You will learn a broad range of basic concepts and principles of the physical environment, how these interact as part of the Earth System and are modified by human processes. As you explore the Earth System today and in the past, you will discover a diverse range of atmospheric, land based and oceanic components that together form the physical environment. Armed with this knowledge you will be able to begin to critically evaluate the evidence concerning processes, landforms and systems. This will develop your problem solving skills and give you an international holistic view on the Earth as a system. Topics include:
• Atmospheric processes and energy flows.
• Climate and climate change.
• The world’s oceans, their physical properties and interactions with the climate and coastal populations.
• Weathering and Erosion.
• Soils and soil forming processes.
• Glacial and periglacial environments and the processes that shape these.
• Landscape and landform evolution from hillslope processes, to rivers and the coastal environment.
• The biogeographical distribution of vegetation and biomes
• The role of the biosphere in the Earth system and ecosystem engineers.
• How the Earth system has changed over Quaternary and Cenozoic time scales.
• The physical environment and links to human health.

More information

KE4001 -

Introduction to Human Geography (Core,20 Credits)

You will learn about contemporary human geography and this will provide a firm and wide-ranging foundation/framework for more detailed study in human geographies at levels 5 and 6. It will help you to appreciate the broad variety of issues and concepts within contemporary human geography, whilst encouraging you to make informed and critical judgements upon issues of human geographic importance and relevance. You will be introduced to forms of explanation in human geography and the manner in which geographers have interpreted a variety of social, cultural, political and economic phenomena. You will develop global knowledge and an understanding of international perspectives. Topics explored are some of the major issues facing the earth and its peoples today including: poverty and social exclusion, geographies of difference and inequality, population movements and the geo-political tensions around state borders in a global world, economic change and the geographical consequences of a global financial service sector and the rise of the knowledge economy.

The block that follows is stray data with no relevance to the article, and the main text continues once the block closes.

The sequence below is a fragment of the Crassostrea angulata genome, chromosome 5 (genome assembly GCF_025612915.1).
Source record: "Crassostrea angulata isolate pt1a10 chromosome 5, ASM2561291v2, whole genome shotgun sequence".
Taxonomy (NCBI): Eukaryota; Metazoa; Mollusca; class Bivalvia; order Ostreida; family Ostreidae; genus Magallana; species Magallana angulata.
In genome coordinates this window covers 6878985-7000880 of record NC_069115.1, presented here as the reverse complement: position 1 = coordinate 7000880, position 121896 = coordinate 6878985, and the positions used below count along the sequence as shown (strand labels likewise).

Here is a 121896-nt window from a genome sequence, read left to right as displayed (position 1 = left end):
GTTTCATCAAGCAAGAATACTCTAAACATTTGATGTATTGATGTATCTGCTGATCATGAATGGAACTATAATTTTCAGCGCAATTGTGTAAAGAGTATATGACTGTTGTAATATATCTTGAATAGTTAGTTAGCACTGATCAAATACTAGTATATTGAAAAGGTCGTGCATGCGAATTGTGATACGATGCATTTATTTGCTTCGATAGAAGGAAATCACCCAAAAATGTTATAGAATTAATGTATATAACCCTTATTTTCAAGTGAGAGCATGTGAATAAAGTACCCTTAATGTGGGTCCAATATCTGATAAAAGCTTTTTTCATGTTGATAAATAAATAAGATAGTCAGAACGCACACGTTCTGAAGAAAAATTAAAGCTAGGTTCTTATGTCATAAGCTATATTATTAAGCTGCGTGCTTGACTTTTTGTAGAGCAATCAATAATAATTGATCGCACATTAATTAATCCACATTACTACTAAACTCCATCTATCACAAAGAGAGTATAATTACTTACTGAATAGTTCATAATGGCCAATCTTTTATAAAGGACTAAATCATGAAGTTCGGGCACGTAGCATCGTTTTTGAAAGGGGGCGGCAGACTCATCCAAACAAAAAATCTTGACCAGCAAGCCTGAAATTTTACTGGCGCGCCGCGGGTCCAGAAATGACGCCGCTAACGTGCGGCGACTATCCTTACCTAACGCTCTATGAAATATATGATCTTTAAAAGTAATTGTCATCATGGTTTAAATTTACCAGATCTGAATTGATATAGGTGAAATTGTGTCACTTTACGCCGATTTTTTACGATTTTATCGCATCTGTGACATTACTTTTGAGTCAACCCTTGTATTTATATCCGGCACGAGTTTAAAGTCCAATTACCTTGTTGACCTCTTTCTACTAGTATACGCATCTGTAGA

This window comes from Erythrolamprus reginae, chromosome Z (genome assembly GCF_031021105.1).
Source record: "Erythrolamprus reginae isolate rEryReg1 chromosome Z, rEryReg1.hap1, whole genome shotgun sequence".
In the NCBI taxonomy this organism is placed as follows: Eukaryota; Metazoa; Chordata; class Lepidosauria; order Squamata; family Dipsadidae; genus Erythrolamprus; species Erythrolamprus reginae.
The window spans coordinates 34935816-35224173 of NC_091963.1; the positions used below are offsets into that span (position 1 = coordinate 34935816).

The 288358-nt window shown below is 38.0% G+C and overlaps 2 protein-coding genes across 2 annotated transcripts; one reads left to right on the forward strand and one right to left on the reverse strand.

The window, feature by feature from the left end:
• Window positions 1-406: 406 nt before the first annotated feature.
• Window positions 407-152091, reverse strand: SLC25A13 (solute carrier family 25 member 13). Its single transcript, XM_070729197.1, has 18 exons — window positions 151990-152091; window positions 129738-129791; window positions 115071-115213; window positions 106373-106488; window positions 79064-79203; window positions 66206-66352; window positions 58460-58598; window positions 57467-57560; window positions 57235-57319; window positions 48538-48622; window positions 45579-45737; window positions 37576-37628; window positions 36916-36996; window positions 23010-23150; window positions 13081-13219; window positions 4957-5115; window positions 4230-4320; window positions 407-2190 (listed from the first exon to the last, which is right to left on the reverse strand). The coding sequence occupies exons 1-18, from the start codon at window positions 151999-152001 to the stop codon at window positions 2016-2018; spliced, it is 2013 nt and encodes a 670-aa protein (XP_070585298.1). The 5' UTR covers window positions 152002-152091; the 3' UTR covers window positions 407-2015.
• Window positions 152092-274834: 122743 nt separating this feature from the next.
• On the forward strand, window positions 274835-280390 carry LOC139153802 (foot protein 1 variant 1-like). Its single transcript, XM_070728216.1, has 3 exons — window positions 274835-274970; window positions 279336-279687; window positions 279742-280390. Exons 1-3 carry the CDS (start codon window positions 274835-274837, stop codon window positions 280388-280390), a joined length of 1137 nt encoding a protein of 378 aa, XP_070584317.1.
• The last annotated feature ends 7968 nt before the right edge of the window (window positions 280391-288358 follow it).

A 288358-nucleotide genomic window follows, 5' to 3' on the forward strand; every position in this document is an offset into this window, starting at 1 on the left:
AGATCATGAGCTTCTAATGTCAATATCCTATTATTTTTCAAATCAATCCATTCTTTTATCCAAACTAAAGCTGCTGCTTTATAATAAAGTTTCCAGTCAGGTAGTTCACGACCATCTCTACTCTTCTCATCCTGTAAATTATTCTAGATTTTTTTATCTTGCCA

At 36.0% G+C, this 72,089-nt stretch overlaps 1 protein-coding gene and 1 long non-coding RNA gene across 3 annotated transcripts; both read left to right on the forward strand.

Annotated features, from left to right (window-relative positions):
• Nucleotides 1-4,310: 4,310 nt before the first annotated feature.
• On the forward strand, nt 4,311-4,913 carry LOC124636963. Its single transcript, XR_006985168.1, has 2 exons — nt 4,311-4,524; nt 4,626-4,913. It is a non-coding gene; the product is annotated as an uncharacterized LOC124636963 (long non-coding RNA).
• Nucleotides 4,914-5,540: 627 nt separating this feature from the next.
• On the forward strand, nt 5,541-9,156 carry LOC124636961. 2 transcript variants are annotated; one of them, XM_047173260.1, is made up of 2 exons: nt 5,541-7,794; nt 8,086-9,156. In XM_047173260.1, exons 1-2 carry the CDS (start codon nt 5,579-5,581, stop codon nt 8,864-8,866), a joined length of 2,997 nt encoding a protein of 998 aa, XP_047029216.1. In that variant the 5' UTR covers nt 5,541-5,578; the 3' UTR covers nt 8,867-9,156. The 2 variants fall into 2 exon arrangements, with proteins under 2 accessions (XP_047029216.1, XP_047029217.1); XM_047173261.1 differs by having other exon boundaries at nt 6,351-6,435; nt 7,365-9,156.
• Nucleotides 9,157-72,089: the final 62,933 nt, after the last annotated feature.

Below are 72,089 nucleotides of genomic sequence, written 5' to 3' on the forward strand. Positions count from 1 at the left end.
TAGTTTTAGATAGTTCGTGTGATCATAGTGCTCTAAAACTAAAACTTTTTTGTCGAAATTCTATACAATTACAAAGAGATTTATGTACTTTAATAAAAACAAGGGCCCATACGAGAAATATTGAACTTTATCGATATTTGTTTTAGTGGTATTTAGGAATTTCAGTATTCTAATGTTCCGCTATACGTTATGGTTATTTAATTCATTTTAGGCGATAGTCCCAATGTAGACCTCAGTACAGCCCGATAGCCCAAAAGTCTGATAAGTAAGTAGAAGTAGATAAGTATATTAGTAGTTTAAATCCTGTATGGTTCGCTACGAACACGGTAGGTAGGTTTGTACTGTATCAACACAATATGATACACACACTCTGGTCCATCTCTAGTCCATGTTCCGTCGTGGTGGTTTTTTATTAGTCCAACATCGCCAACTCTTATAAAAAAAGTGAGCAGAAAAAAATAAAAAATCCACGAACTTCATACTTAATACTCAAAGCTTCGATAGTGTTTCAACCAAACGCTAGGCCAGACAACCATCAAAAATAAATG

More information

KE4003 -

Geography Fieldwork (Core,20 Credits)

You will learn that fieldwork is an essential and characteristic aspect of geography and you will learn how to conduct physical geography fieldwork or a combination of physical and human and geography fieldwork, depending on your programme of study. Fieldwork is a form of experiential learning which contributes to your curiosity and enquiry about human and/or physical environments. You will carry this out by developing discerning observation and measurement of physical aspects of your environment recognising the importance of scale. You will understand the evolution and significance of the distinctiveness of places and environments including glaciated landscapes and you will be made aware of different approaches to their interpretation. In the BA and BSc programmes you will gain a parallel understanding of the role of spatial linkages in social and physical processes. You will be given opportunities to practise methods and strategies of field research in human and/or physical geography such as observing the impacts of geomorphological processes and conducting human geography enquiries. You will be encouraged to take a critical view of the challenges and opportunities of field-based research and will learn how to use and apply appropriate field-based equipment and technologies. For example, understanding how the ‘natural’ environment is anything but natural and is in fact a consequence of human interaction with the environment, is an example of such critical thinking. You will take responsibility for your learning and reflection upon that learning and you will recognise the moral, ethical and safety issues involved in all aspects of geographical enquiry. In this module you will learn how to work in groups and you will gain problem solving and presentation skills.